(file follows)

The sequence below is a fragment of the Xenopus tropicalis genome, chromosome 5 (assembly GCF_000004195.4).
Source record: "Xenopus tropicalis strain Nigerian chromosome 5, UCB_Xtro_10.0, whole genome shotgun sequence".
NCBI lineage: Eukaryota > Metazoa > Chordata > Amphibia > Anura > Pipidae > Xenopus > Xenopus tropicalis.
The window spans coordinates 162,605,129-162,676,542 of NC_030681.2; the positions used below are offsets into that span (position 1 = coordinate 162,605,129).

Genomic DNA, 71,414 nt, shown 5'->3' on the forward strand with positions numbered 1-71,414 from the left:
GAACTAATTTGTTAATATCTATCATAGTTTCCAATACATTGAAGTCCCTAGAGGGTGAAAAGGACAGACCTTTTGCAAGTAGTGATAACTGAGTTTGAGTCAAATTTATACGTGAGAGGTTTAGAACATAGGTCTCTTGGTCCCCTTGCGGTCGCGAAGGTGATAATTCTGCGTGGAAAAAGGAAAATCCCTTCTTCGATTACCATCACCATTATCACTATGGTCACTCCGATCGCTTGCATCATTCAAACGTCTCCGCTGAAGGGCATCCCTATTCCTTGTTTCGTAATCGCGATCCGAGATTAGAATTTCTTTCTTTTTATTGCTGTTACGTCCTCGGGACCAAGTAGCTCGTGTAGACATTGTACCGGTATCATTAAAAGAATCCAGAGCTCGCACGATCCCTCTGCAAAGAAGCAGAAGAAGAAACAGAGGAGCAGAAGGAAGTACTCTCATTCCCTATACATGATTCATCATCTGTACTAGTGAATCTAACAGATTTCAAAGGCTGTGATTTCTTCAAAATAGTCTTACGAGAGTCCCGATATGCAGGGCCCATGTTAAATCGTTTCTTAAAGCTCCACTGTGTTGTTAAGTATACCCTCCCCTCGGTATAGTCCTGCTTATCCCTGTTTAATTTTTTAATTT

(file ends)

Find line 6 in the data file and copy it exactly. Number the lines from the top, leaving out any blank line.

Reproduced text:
GAACTAATTTGTTAATATCTATCATAGTTTCCAATACATTGAAGTCCCTAGAGGGTGAAAAGGACAGACCTTTTGCAAGTAGTGATAACTGAGTTTGAGTCAAATTTATACGTGAGAGGTTTAGAACATAGGTCTCTTGGTCCCCTTGCGGTCGCGAAGGTGATAATTCTGCGTGGAAAAAGGAAAATCCCTTCTTCGATTACCATCACCATTATCACTATGGTCACTCCGATCGCTTGCATCATTCAAACGTCTCCGCTGAAGGGCATCCCTATTCCTTGTTTCGTAATCGCGATCCGAGATTAGAATTTCTTTCTTTTTATTGCTGTTACGTCCTCGGGACCAAGTAGCTCGTGTAGACATTGTACCGGTATCATTAAAAGAATCCAGAGCTCGCACGATCCCTCTGCAAAGAAGCAGAAGAAGAAACAGAGGAGCAGAAGGAAGTACTCTCATTCCCTATACATGATTCATCATCTGTACTAGTGAATCTAACAGATTTCAAAGGCTGTGATTTCTTCAAAATAGTCTTACGAGAGTCCCGATATGCAGGGCCCATGTTAAATCGTTTCTTAAAGCTCCACTGTGTTGTTAAGTATACCCTCCCCTCGGTATAGTCCTGCTTATCCCTGTTTAATTTTTTAATTT